Rethink represents a dramatic shift in the way that companies think about and implement robotics, and can potentially yield significant benefits. But before companies adopt the Rethink approach they have to be extremely confident that Rethink as a company will be around to support them.
In many ways it’s a chicken/egg problem, and one that we hope and expect will play out well for Rethink. Restructuring and refocusing is absolutely the right move at this point. They have the right technology at the right time in the right market. The opportunity is their’s to win, or to lose.
Bloomberg reports that Apple plans to spend a record $10.5 billion on improving and optimizing their supply chain including assembly robots, factory automation, milling machines, and other technology.
The information, derived in large part from Apple’s fiscal 2014 capital expenditure forecast, clearly demonstrates that Apple takes full control and ownership of their supply chain, unlike many other companies that tend to throw designs over the fence and leave the details up to their suppliers.
This isn’t a new initiative for the Apple management leadership. Prior to taking over as CEO when Steve Jobs passed away, Tim Cook husbanded the creation/re-engineering of Apple’s existing supply chain. However, it does represent a major “power-up” move since the forecast 2014 capital expenditures represent a 61% increase from the previous fiscal year and a whooping 10X increase over the 2008 numbers.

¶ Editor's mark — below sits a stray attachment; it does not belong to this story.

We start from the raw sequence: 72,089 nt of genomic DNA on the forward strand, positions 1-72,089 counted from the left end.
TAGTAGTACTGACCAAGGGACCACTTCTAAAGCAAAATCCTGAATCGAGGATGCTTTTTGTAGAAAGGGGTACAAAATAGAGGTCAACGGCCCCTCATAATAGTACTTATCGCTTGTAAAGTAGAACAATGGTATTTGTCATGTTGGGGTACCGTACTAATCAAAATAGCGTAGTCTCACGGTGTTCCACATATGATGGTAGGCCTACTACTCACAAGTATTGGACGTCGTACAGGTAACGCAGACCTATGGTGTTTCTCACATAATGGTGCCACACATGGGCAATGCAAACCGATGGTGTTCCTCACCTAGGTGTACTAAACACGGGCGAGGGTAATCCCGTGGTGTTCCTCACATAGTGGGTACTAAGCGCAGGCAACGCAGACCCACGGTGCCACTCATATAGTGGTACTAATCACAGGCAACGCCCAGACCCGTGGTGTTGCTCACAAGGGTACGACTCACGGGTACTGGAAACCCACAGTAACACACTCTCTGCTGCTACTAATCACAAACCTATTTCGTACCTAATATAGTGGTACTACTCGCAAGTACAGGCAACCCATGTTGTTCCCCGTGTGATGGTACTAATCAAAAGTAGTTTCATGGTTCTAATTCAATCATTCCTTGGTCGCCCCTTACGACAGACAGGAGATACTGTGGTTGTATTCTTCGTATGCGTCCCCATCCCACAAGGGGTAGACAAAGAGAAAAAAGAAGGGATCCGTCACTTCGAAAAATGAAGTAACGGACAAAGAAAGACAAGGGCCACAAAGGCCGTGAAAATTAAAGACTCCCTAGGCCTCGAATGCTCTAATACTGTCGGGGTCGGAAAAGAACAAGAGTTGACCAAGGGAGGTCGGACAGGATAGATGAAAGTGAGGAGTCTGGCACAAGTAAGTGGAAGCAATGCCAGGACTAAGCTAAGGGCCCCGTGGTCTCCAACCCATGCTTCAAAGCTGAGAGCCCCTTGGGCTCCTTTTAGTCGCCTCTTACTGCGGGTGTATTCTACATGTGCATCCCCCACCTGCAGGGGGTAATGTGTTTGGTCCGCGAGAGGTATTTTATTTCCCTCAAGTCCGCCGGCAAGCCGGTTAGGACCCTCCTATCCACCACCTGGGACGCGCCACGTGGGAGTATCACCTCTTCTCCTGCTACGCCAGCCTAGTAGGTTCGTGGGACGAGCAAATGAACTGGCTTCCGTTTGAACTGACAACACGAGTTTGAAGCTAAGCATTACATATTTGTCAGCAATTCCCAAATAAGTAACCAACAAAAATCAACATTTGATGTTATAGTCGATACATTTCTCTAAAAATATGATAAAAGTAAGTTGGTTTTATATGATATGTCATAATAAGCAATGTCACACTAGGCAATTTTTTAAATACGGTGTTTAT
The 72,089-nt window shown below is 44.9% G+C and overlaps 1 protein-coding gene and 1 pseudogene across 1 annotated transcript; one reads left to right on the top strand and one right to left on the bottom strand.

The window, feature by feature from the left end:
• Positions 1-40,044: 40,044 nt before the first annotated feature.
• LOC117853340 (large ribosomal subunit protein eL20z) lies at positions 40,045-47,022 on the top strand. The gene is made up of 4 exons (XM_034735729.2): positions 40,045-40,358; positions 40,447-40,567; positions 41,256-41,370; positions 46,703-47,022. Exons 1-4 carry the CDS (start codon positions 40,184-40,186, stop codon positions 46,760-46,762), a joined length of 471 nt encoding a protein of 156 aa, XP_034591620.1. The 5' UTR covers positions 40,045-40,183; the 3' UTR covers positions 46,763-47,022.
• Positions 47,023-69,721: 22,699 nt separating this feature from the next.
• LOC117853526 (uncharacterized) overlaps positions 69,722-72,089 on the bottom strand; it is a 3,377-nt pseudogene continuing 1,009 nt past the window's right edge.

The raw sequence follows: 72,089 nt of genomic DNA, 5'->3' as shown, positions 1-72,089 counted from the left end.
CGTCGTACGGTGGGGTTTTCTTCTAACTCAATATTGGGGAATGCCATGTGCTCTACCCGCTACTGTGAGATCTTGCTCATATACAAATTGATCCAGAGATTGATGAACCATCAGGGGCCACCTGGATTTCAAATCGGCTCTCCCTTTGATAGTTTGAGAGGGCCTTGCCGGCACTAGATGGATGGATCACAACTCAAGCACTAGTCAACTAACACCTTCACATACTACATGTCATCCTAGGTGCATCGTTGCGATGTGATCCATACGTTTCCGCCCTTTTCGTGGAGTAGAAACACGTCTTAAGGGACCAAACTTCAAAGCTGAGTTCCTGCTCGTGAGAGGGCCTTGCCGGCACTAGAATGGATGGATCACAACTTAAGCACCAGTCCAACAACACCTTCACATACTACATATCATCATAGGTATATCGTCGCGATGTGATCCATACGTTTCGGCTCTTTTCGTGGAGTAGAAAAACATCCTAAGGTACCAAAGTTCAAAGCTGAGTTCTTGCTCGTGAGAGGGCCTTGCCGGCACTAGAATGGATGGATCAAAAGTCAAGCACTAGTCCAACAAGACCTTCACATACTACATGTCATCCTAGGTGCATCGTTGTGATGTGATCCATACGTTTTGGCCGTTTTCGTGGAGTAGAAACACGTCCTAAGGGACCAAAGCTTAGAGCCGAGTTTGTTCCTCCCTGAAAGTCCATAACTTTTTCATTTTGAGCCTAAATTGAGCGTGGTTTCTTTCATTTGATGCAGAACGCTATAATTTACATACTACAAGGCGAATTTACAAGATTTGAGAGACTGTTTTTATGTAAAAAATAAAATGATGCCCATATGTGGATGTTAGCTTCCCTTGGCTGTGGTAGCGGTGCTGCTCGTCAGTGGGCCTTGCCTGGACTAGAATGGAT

Doing a bit more research after my previous post on the Apple Mac Pro I found an excellent writeup on the Atomic Delights blog that goes through the entire Mac Pro manufacturing/assembly process step by step.
The article is definitely worth taking a few minutes to read through if you’re interested in what state-of-the-art manufacturing can accomplish, especially if you have the technology and deep pockets of Apple.
Given all the video and photos I process, it’s pretty much a foregone conclusion that my next computer purchase will be the new Mac Pro. Even though it’s a bit pricey, the speed and processing power it is expected to deliver will improve my output and efficiency considerably.